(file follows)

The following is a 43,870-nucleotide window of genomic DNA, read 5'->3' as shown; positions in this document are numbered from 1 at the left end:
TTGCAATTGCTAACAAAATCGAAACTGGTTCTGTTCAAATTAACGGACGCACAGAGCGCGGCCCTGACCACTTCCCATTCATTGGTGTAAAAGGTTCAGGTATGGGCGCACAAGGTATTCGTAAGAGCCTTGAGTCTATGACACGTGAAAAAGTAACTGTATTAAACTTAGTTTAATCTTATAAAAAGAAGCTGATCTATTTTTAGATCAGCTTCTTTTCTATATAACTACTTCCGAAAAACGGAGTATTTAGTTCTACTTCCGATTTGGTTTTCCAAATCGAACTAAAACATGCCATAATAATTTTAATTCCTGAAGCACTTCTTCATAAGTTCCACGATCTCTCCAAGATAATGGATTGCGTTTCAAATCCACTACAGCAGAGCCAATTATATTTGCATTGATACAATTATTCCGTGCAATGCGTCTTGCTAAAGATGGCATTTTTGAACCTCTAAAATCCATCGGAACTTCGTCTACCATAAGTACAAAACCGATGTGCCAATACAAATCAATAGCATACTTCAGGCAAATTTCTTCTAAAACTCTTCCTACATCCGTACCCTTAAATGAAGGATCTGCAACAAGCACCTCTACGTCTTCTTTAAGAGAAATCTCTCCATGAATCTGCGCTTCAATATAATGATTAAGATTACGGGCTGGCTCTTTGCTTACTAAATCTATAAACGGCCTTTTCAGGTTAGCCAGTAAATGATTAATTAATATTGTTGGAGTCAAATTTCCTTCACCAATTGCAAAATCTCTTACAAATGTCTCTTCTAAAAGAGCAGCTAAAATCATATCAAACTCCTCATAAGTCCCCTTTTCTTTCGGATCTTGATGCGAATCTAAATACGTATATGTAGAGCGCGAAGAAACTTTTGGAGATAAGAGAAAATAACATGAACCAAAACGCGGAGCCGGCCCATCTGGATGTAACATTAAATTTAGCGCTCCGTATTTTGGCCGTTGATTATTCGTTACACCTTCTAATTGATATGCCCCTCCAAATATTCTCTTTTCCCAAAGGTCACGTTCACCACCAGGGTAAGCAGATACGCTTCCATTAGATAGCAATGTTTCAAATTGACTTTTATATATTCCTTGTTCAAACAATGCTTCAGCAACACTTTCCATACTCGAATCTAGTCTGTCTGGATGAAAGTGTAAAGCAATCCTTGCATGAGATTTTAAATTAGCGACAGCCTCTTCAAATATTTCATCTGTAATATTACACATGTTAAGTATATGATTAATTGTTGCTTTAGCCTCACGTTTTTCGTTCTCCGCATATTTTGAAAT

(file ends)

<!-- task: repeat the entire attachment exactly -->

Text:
The following is a 43,870-nucleotide window of genomic DNA, read 5'->3' as shown; positions in this document are numbered from 1 at the left end:
TTGCAATTGCTAACAAAATCGAAACTGGTTCTGTTCAAATTAACGGACGCACAGAGCGCGGCCCTGACCACTTCCCATTCATTGGTGTAAAAGGTTCAGGTATGGGCGCACAAGGTATTCGTAAGAGCCTTGAGTCTATGACACGTGAAAAAGTAACTGTATTAAACTTAGTTTAATCTTATAAAAAGAAGCTGATCTATTTTTAGATCAGCTTCTTTTCTATATAACTACTTCCGAAAAACGGAGTATTTAGTTCTACTTCCGATTTGGTTTTCCAAATCGAACTAAAACATGCCATAATAATTTTAATTCCTGAAGCACTTCTTCATAAGTTCCACGATCTCTCCAAGATAATGGATTGCGTTTCAAATCCACTACAGCAGAGCCAATTATATTTGCATTGATACAATTATTCCGTGCAATGCGTCTTGCTAAAGATGGCATTTTTGAACCTCTAAAATCCATCGGAACTTCGTCTACCATAAGTACAAAACCGATGTGCCAATACAAATCAATAGCATACTTCAGGCAAATTTCTTCTAAAACTCTTCCTACATCCGTACCCTTAAATGAAGGATCTGCAACAAGCACCTCTACGTCTTCTTTAAGAGAAATCTCTCCATGAATCTGCGCTTCAATATAATGATTAAGATTACGGGCTGGCTCTTTGCTTACTAAATCTATAAACGGCCTTTTCAGGTTAGCCAGTAAATGATTAATTAATATTGTTGGAGTCAAATTTCCTTCACCAATTGCAAAATCTCTTACAAATGTCTCTTCTAAAAGAGCAGCTAAAATCATATCAAACTCCTCATAAGTCCCCTTTTCTTTCGGATCTTGATGCGAATCTAAATACGTATATGTAGAGCGCGAAGAAACTTTTGGAGATAAGAGAAAATAACATGAACCAAAACGCGGAGCCGGCCCATCTGGATGTAACATTAAATTTAGCGCTCCGTATTTTGGCCGTTGATTATTCGTTACACCTTCTAATTGATATGCCCCTCCAAATATTCTCTTTTCCCAAAGGTCACGTTCACCACCAGGGTAAGCAGATACGCTTCCATTAGATAGCAATGTTTCAAATTGACTTTTATATATTCCTTGTTCAAACAATGCTTCAGCAACACTTTCCATACTCGAATCTAGTCTGTCTGGATGAAAGTGTAAAGCAATCCTTGCATGAGATTTTAAATTAGCGACAGCCTCTTCAAATATTTCATCTGTAATATTACACATGTTAAGTATATGATTAATTGTTGCTTTAGCCTCACGTTTTTCGTTCTCCGCATATTTTGAAAT